Michael Sandler is the Director of Neighborhood Planning at the Department of Housing Preservation and Development (HPD). Established in 1978, HPD is the largest municipal housing agency in the nation. The Neighborhood Planning Team leads the agency’s commitment to strategic preservation and development through engagement with tenants, landlords, community leaders, and neighborhood stakeholders on issues involving the creation of vibrant neighborhoods anchored by affordable housing. Michael led the creation of the Brownsville Plan and coordinates HPD’s involvement in comprehensive neighborhood planning initiatives around the city. Michael also leads public and stakeholder engagement for Where We Live NYC, the City’s comprehensive Fair Housing planning process. Michael received a Masters of Urban Planning from NYU with a focus on housing and economic development.
Nisha Baliga has over 15 years of experience working with public agencies, community organizations, cities, and private institutions to create and implement innovative solutions to urban planning issues. Since joining Hester Street in 2015, Nisha has led multiple large scale projects at the intersection of equity and climate adaptation, resiliency, arts and culture, health access, open space and urban planning such as CreateNYC: A Cultural Plan for all New Yorkers, Cities RISE and Take Care New York 2024. Before Hester Street, Nisha spent a decade working in the Urban Design and Planning Studio at Beyer Blinder Belle which included a 2 year stint in Arusha, Tanzania. She is a member of the American Planning Association, the American Institute of Certified Planners, Next City’s Newark Vanguard cohort and was a 2019 Leadership Education for Asian Pacifics (LEAP) Impact participant. Nisha spent her childhood in India, holds a master’s degrees in Urban Planning from Columbia University, and is currently figuring out how to home school two kids under 12.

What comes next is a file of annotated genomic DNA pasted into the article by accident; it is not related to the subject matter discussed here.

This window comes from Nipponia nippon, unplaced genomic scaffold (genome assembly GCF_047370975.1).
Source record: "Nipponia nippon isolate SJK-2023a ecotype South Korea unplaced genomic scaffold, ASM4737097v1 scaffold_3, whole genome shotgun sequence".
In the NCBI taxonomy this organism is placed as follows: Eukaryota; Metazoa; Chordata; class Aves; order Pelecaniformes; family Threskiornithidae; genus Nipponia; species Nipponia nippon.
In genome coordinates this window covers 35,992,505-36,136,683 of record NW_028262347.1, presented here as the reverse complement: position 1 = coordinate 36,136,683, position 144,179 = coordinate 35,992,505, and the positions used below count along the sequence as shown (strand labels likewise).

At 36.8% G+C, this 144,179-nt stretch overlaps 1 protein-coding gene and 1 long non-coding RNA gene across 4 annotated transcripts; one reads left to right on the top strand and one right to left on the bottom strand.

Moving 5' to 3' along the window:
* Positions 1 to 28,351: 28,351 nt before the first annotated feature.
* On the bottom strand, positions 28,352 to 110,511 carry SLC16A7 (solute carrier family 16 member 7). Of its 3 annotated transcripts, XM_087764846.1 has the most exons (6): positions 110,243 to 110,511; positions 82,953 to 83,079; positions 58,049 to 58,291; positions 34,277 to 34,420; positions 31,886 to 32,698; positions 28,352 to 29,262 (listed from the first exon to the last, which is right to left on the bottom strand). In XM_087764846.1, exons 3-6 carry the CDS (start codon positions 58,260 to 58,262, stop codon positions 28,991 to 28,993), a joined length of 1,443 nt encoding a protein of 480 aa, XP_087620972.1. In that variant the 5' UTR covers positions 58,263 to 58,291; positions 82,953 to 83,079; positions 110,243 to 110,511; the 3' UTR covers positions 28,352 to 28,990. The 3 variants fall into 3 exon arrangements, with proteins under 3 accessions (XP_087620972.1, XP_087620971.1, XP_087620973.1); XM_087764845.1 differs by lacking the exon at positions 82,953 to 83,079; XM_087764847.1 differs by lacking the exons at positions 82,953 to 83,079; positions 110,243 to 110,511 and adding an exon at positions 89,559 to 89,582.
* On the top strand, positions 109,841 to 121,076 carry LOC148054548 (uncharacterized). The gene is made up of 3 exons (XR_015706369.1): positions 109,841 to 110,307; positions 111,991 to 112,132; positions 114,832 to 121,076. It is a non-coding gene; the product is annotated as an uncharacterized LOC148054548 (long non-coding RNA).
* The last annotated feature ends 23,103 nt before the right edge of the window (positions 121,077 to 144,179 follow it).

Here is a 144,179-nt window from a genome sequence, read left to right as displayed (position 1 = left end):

Bryony Roberts is an architectural designer and scholar. Her practice Bryony Roberts Studio, based in New York, integrates methods from architecture, art, and preservation to address complex social conditions and urban change. The practice has been awarded the Architectural League Prize and New Practices New York from AIA New York as well as support from the National Endowment for the Arts, the Graham Foundation, the MacDowell Colony, and the American Academy in Rome, where Roberts was awarded the Rome Prize for 2015-16. In tandem with her design practice, Roberts instigates research and publication projects about designing in response to social and cultural histories. She guest-edited the recent volume Log 48: Expanding Modes of Practice, edited the book Tabula Plena: Forms of Urban Preservation published by Lars Müller Publishers, and co-guest-edited Log 31: New Ancients. She has also published her research in the Harvard Design Magazine, Praxis, Future Anterior, and Architectural Record. Roberts earned her B.A. at Yale University and her M.Arch at the Princeton School of Architecture. She teaches architecture and preservation at the Columbia University Graduate School of Architecture, Planning and Preservation in New York.